The Battle of Fredericksburg, December 13, 1862


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James N.

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#22
Thanks for sharing this awesome story.
I have really enjoyed this thread! Seems to have been a true labor of love.
Glad you liked it; when I became the host of the Stonewall Jackson Forum here several years ago I decided I wanted to visit or re-visit the scenes of his battles as well as reading or re-reading the many works on him and his campaigns for exactly this purpose. In recent years I've made several visits to the Shenandoah Valley, Harpers Ferry, and Antietam which provided grist for a number of threads such as this one: https://www.civilwartalk.com/thread...paign-a-synopsis-and-index-to-threads.124248/ This spring I finally had the opportunity to revisit the Virginia Piedmont, resulting in another thread similar to this one: https://www.civilwartalk.com/threads/the-campaign-of-chancellorsville-may-1-5-1863.145416/ Below, at the Chancellorsville Crossroads:

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James N.

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#23
What time did Lee summon Jackson's Corps up from down river and what were their arrival times?

Can any positively ID these officers who are with Lee?
View attachment 214921
Gary, sorry to be so long in responding to your questions, but the holidays have messed up my usual routines and I'm just now getting back to my regular schedule! In reply to the first, according to the highly detailed ant informative Stonewall Jackson and the American Civil War by G. F. R. Henderson,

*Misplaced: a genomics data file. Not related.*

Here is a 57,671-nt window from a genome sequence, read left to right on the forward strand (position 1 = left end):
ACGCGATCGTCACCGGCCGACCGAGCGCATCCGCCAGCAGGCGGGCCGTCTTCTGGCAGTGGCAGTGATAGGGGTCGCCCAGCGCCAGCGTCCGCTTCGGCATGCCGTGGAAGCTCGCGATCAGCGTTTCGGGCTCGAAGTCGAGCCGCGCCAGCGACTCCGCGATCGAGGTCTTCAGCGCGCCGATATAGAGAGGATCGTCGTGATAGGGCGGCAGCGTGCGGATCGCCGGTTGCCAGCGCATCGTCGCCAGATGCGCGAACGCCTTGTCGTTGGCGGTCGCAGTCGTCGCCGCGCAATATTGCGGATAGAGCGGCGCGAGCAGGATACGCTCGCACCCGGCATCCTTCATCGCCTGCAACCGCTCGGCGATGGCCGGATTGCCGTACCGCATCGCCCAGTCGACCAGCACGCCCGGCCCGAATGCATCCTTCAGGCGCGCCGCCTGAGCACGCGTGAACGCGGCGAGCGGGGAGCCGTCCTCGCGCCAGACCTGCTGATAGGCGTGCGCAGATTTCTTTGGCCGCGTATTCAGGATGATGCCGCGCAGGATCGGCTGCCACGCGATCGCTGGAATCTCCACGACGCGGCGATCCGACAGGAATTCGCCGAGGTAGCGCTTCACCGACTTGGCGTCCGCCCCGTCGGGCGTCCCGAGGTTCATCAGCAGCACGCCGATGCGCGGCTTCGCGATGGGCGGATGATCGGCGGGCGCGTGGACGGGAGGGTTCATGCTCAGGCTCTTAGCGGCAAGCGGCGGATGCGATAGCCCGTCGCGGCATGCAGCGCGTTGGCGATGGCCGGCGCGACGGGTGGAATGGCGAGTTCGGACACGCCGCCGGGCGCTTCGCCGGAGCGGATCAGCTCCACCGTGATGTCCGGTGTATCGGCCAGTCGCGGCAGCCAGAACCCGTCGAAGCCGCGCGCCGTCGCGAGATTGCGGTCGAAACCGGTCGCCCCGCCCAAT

[On December 12] Jackson brought up A. P. Hill and Taliferro at noon, and posted them on Longstreet's right; but it was not till that hour, when it had at last become certain that the whole Federal army was crossing, that couriers were dispatched to call in Early and D. H. Hill. Once more the Army of northern Virginia was concentrated at exactly the right moment on the field of battle.

A. P. Hill's and Taliferro's divisions were already present but held out-of-sight in reserve near Hamilton's Crossing but were too big themselves to cover the relatively narrow frontage between Hood's right and Prospect Hill so they had been put in two lines with half of Hill's division behind the other half. When D. H. Hill and Early arrived around the end of the day they went into reserve in still a third line; that's why when Meade found the gap between Lane and Archer and plowed through them to smash and scatter Gregg's brigade, Early was right there to provide an immediate counterattack.

As for identities of Ogden's subordinate Confederate officers, his primary object was usually costuming; the uniforms were what mattered most! In another example, his most famous work was a collection of paintings reproduced around 1900 as prints showing the uniforms of the U. S. Army from the Revolution through the new regulations of 1902; he often included famous commanders like Winfield Scott, U. S. Grant, and Nelson Miles as subjects surrounded by their staffs or subordinates who were usually generic "models" not representing anyone in particular. It might be guessed that one of the bearded officers at Lee's side is supposed to be Longstreet.
 
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